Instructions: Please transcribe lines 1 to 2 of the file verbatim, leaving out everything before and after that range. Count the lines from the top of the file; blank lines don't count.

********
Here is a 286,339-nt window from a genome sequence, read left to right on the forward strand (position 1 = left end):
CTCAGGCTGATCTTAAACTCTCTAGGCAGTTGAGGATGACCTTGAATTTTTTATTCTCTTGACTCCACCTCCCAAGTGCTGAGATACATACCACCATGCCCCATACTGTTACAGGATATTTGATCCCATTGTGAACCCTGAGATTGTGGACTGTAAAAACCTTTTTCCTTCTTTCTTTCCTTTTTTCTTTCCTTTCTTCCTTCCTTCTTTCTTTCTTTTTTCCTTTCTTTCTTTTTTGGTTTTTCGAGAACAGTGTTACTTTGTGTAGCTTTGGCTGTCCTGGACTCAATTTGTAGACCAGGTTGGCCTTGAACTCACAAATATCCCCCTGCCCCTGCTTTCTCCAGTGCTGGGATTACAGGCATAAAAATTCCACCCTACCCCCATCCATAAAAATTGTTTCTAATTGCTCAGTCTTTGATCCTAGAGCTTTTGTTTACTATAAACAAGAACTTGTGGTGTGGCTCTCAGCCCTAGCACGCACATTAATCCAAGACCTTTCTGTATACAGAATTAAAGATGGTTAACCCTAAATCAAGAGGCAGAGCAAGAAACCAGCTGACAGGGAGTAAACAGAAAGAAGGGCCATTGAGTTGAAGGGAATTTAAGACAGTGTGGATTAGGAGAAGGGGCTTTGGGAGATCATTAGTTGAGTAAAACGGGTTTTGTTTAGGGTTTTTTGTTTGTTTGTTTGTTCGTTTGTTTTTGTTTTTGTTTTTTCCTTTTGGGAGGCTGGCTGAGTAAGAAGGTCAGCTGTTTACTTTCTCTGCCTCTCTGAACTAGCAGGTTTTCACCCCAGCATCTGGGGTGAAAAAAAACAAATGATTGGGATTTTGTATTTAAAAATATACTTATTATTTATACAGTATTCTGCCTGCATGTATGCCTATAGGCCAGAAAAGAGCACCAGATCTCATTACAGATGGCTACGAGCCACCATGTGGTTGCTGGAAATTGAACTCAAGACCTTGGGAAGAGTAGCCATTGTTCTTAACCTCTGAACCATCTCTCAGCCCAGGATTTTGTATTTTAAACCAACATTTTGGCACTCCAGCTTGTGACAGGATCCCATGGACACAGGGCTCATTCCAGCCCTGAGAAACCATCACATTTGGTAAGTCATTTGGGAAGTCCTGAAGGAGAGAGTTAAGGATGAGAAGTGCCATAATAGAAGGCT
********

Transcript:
Here is a 286,339-nt window from a genome sequence, read left to right on the forward strand (position 1 = left end):
CTCAGGCTGATCTTAAACTCTCTAGGCAGTTGAGGATGACCTTGAATTTTTTATTCTCTTGACTCCACCTCCCAAGTGCTGAGATACATACCACCATGCCCCATACTGTTACAGGATATTTGATCCCATTGTGAACCCTGAGATTGTGGACTGTAAAAACCTTTTTCCTTCTTTCTTTCCTTTTTTCTTTCCTTTCTTCCTTCCTTCTTTCTTTCTTTTTTCCTTTCTTTCTTTTTTGGTTTTTCGAGAACAGTGTTACTTTGTGTAGCTTTGGCTGTCCTGGACTCAATTTGTAGACCAGGTTGGCCTTGAACTCACAAATATCCCCCTGCCCCTGCTTTCTCCAGTGCTGGGATTACAGGCATAAAAATTCCACCCTACCCCCATCCATAAAAATTGTTTCTAATTGCTCAGTCTTTGATCCTAGAGCTTTTGTTTACTATAAACAAGAACTTGTGGTGTGGCTCTCAGCCCTAGCACGCACATTAATCCAAGACCTTTCTGTATACAGAATTAAAGATGGTTAACCCTAAATCAAGAGGCAGAGCAAGAAACCAGCTGACAGGGAGTAAACAGAAAGAAGGGCCATTGAGTTGAAGGGAATTTAAGACAGTGTGGATTAGGAGAAGGGGCTTTGGGAGATCATTAGTTGAGTAAAACGGGTTTTGTTTAGGGTTTTTTGTTTGTTTGTTTGTTCGTTTGTTTTTGTTTTTGTTTTTTCCTTTTGGGAGGCTGGCTGAGTAAGAAGGTCAGCTGTTTACTTTCTCTGCCTCTCTGAACTAGCAGGTTTTCACCCCAGCATCTGGGGTGAAAAAAAACAAATGATTGGGATTTTGTATTTAAAAATATACTTATTATTTATACAGTATTCTGCCTGCATGTATGCCTATAGGCCAGAAAAGAGCACCAGATCTCATTACAGATGGCTACGAGCCACCATGTGGTTGCTGGAAATTGAACTCAAGACCTTGGGAAGAGTAGCCATTGTTCTTAACCTCTGAACCATCTCTCAGCCCAGGATTTTGTATTTTAAACCAACATTTTGGCACTCCAGCTTGTGACAGGATCCCATGGACACAGGGCTCATTCCAGCCCTGAGAAACCATCACATTTGGTAAGTCATTTGGGAAGTCCTGAAGGAGAGAGTTAAGGATGAGAAGTGCCATAATAGAAGGCT